Reading at Gleadless
At Gleadless Primary School we know what a crucial role reading plays in our children’s education across the curriculum. Reading is the key to opening many doors in primary education, secondary education and in future life. Being an engaged and confident reader supports a child’s ability to connect, communicate and understand the views of others. We love reading and helping all our pupils to become fluent readers is our core purpose.
Opportunities for Reading
Reading is at the heart of both our English Curriculum and Learning Challenge Curriculum at Gleadless. We look for opportunities across our curriculum to engage children in reading widely and for a range of purposes, building their vocabulary and reading comprehension skills. Our ‘Class Books’ link to our Learning Challenge Curriculum and are central to our whole class learning in reading and writing. Through our literacy units based on the books, children are given a range of opportunities to explore and creatively engage in reading through discussion, drama, role play and art. We believe that ensuring all our children - whatever their independent reading level - have access to high quality texts which challenge and deepen their thinking: our Class Books provide these rich opportunities.
As well as maximising opportunities for shared reading as a whole class, our pupils work with their teacher at least once a week in guided reading groups, which provides targeted and bespoke teaching at children’s independent reading level. Children who need additional support with their reading can access one-to-one or paired reading, targeted phonics, Lexia and reading comprehension skills sessions to help them progress and develop as readers.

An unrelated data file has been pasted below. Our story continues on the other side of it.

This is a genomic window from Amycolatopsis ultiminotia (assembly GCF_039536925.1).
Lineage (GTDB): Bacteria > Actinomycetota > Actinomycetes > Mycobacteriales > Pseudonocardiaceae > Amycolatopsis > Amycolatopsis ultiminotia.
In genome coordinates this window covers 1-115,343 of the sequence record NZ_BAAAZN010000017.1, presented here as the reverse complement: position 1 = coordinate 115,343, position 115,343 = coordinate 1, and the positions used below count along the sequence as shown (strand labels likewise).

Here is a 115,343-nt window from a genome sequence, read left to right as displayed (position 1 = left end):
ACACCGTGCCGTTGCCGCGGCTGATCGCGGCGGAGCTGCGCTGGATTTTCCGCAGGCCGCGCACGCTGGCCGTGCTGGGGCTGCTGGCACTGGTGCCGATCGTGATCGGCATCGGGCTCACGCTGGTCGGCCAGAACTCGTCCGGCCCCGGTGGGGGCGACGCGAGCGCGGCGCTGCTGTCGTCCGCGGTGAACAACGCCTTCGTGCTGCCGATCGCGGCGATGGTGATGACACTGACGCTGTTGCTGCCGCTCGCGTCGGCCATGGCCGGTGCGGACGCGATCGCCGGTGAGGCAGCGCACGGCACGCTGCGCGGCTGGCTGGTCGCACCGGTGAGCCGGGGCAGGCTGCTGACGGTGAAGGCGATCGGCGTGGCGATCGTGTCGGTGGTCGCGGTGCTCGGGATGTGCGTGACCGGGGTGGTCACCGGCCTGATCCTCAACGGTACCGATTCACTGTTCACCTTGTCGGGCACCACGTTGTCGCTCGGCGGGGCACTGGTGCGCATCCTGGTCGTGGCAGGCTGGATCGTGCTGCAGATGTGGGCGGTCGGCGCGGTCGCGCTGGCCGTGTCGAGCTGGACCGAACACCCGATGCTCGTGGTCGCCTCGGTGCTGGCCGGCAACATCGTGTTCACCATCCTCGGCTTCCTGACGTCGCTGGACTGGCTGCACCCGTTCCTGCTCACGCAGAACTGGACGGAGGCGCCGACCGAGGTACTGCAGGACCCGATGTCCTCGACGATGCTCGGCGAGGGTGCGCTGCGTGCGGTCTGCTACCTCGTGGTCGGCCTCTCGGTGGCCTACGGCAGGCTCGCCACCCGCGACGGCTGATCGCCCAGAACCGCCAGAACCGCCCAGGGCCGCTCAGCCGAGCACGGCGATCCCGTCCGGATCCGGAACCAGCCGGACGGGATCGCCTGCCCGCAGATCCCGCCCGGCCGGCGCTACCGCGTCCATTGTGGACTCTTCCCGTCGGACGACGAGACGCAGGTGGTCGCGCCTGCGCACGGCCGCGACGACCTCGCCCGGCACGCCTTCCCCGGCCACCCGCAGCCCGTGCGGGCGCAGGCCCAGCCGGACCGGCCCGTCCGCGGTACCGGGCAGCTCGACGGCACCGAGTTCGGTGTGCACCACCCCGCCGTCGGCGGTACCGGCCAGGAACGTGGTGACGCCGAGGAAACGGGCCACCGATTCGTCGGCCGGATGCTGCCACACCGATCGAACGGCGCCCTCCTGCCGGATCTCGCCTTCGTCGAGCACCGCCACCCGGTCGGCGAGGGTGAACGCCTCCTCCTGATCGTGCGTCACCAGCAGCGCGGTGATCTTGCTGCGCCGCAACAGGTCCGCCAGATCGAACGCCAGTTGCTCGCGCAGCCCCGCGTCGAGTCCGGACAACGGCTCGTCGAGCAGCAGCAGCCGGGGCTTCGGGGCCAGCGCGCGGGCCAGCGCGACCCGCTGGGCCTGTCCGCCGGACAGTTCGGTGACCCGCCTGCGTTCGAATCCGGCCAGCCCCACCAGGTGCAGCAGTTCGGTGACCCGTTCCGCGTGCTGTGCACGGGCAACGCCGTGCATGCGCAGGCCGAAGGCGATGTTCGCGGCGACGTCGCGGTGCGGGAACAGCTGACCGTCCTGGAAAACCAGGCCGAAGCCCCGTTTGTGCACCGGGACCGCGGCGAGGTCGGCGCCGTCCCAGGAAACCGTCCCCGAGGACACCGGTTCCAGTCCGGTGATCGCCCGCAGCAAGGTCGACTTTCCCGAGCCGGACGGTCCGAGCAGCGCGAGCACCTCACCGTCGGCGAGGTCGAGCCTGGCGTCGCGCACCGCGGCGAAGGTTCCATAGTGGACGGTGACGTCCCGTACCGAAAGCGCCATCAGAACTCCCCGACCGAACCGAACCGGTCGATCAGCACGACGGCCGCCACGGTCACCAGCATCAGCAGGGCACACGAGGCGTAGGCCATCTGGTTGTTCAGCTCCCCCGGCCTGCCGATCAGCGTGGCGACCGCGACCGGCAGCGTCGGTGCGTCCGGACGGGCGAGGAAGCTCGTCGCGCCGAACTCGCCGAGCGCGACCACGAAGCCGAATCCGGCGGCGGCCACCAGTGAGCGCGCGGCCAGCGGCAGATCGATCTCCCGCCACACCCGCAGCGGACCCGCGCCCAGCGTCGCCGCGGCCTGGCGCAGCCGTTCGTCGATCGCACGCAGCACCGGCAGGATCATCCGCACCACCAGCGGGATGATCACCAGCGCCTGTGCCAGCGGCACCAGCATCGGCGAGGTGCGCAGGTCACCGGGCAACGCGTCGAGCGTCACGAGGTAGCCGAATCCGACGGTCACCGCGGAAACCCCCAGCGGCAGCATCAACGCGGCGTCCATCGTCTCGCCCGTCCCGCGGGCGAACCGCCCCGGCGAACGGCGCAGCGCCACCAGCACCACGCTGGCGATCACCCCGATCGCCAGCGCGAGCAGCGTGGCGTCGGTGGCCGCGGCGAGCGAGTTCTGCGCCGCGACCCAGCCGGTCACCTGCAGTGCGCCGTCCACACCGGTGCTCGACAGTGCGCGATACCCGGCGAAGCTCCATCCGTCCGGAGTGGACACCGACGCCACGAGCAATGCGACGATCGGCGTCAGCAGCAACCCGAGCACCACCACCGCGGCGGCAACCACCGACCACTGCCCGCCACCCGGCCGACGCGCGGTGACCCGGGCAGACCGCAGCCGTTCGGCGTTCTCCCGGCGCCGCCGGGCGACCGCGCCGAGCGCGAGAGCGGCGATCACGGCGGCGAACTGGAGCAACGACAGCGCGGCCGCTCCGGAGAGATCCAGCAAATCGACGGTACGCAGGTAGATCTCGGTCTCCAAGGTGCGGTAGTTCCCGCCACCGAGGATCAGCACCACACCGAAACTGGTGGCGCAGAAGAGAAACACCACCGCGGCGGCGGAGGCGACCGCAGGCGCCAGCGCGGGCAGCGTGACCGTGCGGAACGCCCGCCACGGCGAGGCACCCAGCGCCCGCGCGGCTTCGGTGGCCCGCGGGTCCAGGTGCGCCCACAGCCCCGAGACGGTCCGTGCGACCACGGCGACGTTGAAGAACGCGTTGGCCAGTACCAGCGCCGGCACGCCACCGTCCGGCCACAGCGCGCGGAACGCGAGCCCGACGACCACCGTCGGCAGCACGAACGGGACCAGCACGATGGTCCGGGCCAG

In KS2 we use inference strategies to develop children’s reading comprehension skills through active engagement in the text. The key strategies are shown here. These strategies are taught in guided and shared reading sessions and as pupils’ confidence and understanding develops they apply them independently in their reading through a range of different activities, including text annotation.
The Power of Reading
At Gleadless we use high quality texts as the cornerstone for all our English teaching. The vast majority of these texts come from the CLPE’s (Centre for Literacy in Primary Education) Power of Reading programme. The Power of Reading approach places active and creative engagement with books at the heart of teaching and learning. Through the teaching sequences, pupils are given extensive opportunities to explore, discuss and critically engage with the characters and themes within a text. We want our pupils at Gleadless to be critical, active and engaged readers who understand the power of words on their readers. The Power of Reading sequences allow them to develop their reading comprehension skills through both written and spoken language, and encourage personal responses to the texts through art and drama.